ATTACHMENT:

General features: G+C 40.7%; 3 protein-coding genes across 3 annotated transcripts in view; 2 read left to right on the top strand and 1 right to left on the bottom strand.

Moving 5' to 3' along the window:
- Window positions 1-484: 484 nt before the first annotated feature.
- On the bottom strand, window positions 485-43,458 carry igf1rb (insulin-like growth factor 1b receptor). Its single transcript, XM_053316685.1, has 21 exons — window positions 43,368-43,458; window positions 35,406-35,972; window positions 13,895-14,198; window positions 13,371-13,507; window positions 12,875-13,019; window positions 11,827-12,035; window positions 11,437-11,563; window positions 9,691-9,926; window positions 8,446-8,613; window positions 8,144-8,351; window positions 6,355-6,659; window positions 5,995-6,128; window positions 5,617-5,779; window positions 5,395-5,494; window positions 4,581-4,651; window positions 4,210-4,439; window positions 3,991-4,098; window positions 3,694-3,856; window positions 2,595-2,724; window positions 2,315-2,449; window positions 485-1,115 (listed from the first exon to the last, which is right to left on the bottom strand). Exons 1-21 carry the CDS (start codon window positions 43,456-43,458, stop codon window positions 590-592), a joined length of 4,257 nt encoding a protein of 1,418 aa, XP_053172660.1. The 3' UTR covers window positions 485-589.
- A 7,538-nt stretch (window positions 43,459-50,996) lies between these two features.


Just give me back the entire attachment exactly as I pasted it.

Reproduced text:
General features: G+C 40.7%; 3 protein-coding genes across 3 annotated transcripts in view; 2 read left to right on the top strand and 1 right to left on the bottom strand.

Moving 5' to 3' along the window:
- Window positions 1-484: 484 nt before the first annotated feature.
- On the bottom strand, window positions 485-43,458 carry igf1rb (insulin-like growth factor 1b receptor). Its single transcript, XM_053316685.1, has 21 exons — window positions 43,368-43,458; window positions 35,406-35,972; window positions 13,895-14,198; window positions 13,371-13,507; window positions 12,875-13,019; window positions 11,827-12,035; window positions 11,437-11,563; window positions 9,691-9,926; window positions 8,446-8,613; window positions 8,144-8,351; window positions 6,355-6,659; window positions 5,995-6,128; window positions 5,617-5,779; window positions 5,395-5,494; window positions 4,581-4,651; window positions 4,210-4,439; window positions 3,991-4,098; window positions 3,694-3,856; window positions 2,595-2,724; window positions 2,315-2,449; window positions 485-1,115 (listed from the first exon to the last, which is right to left on the bottom strand). Exons 1-21 carry the CDS (start codon window positions 43,456-43,458, stop codon window positions 590-592), a joined length of 4,257 nt encoding a protein of 1,418 aa, XP_053172660.1. The 3' UTR covers window positions 485-589.
- A 7,538-nt stretch (window positions 43,459-50,996) lies between these two features.